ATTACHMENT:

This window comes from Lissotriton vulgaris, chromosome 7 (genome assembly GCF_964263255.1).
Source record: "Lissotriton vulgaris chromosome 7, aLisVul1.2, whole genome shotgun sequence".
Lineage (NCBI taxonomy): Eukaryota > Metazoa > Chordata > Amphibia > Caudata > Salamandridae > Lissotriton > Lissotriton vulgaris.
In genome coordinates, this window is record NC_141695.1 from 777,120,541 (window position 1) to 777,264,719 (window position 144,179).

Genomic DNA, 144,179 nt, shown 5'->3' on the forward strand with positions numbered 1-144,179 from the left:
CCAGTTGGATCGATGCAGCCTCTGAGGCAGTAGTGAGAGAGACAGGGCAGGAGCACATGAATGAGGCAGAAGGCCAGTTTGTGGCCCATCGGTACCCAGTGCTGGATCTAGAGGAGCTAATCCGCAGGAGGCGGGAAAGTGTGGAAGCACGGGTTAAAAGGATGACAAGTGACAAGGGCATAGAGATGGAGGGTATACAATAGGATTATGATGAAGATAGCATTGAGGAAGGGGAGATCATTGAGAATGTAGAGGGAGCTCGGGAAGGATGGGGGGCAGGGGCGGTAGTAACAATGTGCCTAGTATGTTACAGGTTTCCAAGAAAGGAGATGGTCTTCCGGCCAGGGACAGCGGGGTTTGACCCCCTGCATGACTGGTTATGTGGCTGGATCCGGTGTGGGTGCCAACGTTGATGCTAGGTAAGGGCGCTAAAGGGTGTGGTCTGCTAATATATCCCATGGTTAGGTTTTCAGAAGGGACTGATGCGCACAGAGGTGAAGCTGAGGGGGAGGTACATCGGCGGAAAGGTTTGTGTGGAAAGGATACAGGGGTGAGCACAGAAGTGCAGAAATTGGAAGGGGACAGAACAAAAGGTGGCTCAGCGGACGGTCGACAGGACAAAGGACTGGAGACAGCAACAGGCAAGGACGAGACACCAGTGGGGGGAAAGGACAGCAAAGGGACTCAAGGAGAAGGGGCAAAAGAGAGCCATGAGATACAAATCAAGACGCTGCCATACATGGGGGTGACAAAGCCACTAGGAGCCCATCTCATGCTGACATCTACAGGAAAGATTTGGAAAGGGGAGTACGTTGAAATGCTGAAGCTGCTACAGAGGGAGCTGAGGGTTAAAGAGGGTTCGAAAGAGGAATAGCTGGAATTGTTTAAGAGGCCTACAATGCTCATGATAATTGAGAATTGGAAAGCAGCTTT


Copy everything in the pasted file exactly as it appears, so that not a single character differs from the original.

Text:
This window comes from Lissotriton vulgaris, chromosome 7 (genome assembly GCF_964263255.1).
Source record: "Lissotriton vulgaris chromosome 7, aLisVul1.2, whole genome shotgun sequence".
Lineage (NCBI taxonomy): Eukaryota > Metazoa > Chordata > Amphibia > Caudata > Salamandridae > Lissotriton > Lissotriton vulgaris.
In genome coordinates, this window is record NC_141695.1 from 777,120,541 (window position 1) to 777,264,719 (window position 144,179).

Genomic DNA, 144,179 nt, shown 5'->3' on the forward strand with positions numbered 1-144,179 from the left:
CCAGTTGGATCGATGCAGCCTCTGAGGCAGTAGTGAGAGAGACAGGGCAGGAGCACATGAATGAGGCAGAAGGCCAGTTTGTGGCCCATCGGTACCCAGTGCTGGATCTAGAGGAGCTAATCCGCAGGAGGCGGGAAAGTGTGGAAGCACGGGTTAAAAGGATGACAAGTGACAAGGGCATAGAGATGGAGGGTATACAATAGGATTATGATGAAGATAGCATTGAGGAAGGGGAGATCATTGAGAATGTAGAGGGAGCTCGGGAAGGATGGGGGGCAGGGGCGGTAGTAACAATGTGCCTAGTATGTTACAGGTTTCCAAGAAAGGAGATGGTCTTCCGGCCAGGGACAGCGGGGTTTGACCCCCTGCATGACTGGTTATGTGGCTGGATCCGGTGTGGGTGCCAACGTTGATGCTAGGTAAGGGCGCTAAAGGGTGTGGTCTGCTAATATATCCCATGGTTAGGTTTTCAGAAGGGACTGATGCGCACAGAGGTGAAGCTGAGGGGGAGGTACATCGGCGGAAAGGTTTGTGTGGAAAGGATACAGGGGTGAGCACAGAAGTGCAGAAATTGGAAGGGGACAGAACAAAAGGTGGCTCAGCGGACGGTCGACAGGACAAAGGACTGGAGACAGCAACAGGCAAGGACGAGACACCAGTGGGGGGAAAGGACAGCAAAGGGACTCAAGGAGAAGGGGCAAAAGAGAGCCATGAGATACAAATCAAGACGCTGCCATACATGGGGGTGACAAAGCCACTAGGAGCCCATCTCATGCTGACATCTACAGGAAAGATTTGGAAAGGGGAGTACGTTGAAATGCTGAAGCTGCTACAGAGGGAGCTGAGGGTTAAAGAGGGTTCGAAAGAGGAATAGCTGGAATTGTTTAAGAGGCCTACAATGCTCATGATAATTGAGAATTGGAAAGCAGCTTT